She narrowed her eyes at him. “Are you all right?” She took him by the wrist; he felt his pulse jump under her touch. Until he had become a Silent Brother, it always had. He’d wondered during his time in Idris, after the heavenly fire had cured him, if it would still be like that with them: if his human feelings would return to him. He had been able to touch her and be near her as a Silent Brother without wanting her as he had when he was a mortal. He had still loved her, but it had been a love of the spirit, not the body. He had wondered — feared, even, that the physical feelings and responses would not come back the way they had. He had told himself that even if Silent Brotherhood had killed the ability of his feelings to manifest themselves physically, he would not be disappointed. He had told himself to expect it.
He shouldn’t have worried.
The moment he had seen her on the bridge, coming toward him through the crowd in her modern jeans and Liberty scarf, her hair flying out behind her, he had felt his breath catch in his throat.
And when she had drawn the jade pendant he had given her out from around her neck and shyly proffered it to him, his blood had roared to life in his veins like a river undammed.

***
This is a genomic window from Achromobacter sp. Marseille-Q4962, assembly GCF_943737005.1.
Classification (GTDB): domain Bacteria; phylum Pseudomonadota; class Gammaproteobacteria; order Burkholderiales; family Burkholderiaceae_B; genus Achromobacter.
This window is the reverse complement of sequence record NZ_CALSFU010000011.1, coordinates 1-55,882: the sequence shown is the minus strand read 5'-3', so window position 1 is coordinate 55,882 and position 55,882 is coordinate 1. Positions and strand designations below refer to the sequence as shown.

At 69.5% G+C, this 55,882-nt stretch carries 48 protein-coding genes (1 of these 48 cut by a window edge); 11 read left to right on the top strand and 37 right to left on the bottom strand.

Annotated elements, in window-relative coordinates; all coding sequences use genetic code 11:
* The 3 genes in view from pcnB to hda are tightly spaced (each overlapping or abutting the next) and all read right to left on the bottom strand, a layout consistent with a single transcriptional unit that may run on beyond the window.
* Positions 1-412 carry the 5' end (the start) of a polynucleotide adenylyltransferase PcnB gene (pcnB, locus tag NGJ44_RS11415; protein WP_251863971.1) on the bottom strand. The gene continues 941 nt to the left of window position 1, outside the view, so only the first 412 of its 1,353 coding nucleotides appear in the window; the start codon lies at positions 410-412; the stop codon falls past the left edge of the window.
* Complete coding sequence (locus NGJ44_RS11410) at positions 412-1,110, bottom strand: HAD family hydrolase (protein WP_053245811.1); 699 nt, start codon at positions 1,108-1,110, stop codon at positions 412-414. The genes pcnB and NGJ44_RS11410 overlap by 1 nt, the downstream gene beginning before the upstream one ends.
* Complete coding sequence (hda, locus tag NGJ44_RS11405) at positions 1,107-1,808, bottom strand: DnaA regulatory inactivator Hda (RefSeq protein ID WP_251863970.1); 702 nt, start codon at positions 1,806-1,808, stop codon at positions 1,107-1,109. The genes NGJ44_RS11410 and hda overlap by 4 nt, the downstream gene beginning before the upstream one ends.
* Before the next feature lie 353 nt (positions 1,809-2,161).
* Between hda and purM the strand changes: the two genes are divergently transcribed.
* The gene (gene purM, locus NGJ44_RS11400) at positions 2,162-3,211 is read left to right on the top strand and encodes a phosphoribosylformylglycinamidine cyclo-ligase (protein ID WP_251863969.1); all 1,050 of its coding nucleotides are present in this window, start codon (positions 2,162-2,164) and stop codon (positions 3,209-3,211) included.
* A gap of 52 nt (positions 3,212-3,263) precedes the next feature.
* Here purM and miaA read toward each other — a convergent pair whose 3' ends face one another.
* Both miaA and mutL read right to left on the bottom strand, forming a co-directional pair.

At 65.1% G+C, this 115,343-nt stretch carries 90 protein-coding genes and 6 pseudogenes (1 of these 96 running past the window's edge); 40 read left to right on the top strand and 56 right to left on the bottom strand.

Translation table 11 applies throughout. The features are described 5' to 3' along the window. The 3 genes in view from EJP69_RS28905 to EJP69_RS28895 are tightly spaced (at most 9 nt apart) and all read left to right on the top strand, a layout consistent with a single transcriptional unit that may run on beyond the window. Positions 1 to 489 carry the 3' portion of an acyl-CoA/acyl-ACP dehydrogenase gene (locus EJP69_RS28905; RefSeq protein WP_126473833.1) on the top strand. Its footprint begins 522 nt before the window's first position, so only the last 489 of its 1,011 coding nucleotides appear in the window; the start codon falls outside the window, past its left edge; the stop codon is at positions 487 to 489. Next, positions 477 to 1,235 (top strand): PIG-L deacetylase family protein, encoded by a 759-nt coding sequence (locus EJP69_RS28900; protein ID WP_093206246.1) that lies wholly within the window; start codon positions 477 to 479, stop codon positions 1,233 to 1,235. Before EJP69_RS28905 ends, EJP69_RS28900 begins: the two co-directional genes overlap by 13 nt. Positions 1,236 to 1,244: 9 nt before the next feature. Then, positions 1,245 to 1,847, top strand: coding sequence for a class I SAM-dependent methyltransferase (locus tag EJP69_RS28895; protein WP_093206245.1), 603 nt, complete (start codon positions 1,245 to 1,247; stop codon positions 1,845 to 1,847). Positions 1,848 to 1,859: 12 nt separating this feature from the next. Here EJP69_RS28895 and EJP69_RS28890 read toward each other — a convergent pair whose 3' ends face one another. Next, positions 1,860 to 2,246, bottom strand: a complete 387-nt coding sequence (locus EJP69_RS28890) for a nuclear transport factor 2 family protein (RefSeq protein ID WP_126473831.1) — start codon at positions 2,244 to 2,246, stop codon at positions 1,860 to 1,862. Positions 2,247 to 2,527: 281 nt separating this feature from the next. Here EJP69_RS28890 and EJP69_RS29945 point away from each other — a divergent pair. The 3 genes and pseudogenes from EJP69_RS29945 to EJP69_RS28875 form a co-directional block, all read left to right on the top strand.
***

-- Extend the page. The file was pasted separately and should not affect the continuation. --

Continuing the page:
And when she had said, I love you. I always have, and I always will, it had taken everything he had not to kiss her in that moment. To do more than kiss her.
But if the Brotherhood had taught him anything, it was control. He looked at her now and fought his voice to steadiness. “A little tired,” he said. “And thirsty — I forget sometimes I need to eat and drink now.”
She dropped her keys on a small rosewood side table and turned to smile at him. “Tea,” she said, moving toward the avocado-green kitchen. “I haven’t got much food here, I don’t usually stay long, but I have got tea. And biscuits. Go into the drawing room; I’ll be right there.”
He had to smile at that; even he knew no one said drawing room any more. Perhaps she was as nervous as he was, then? He could only hope.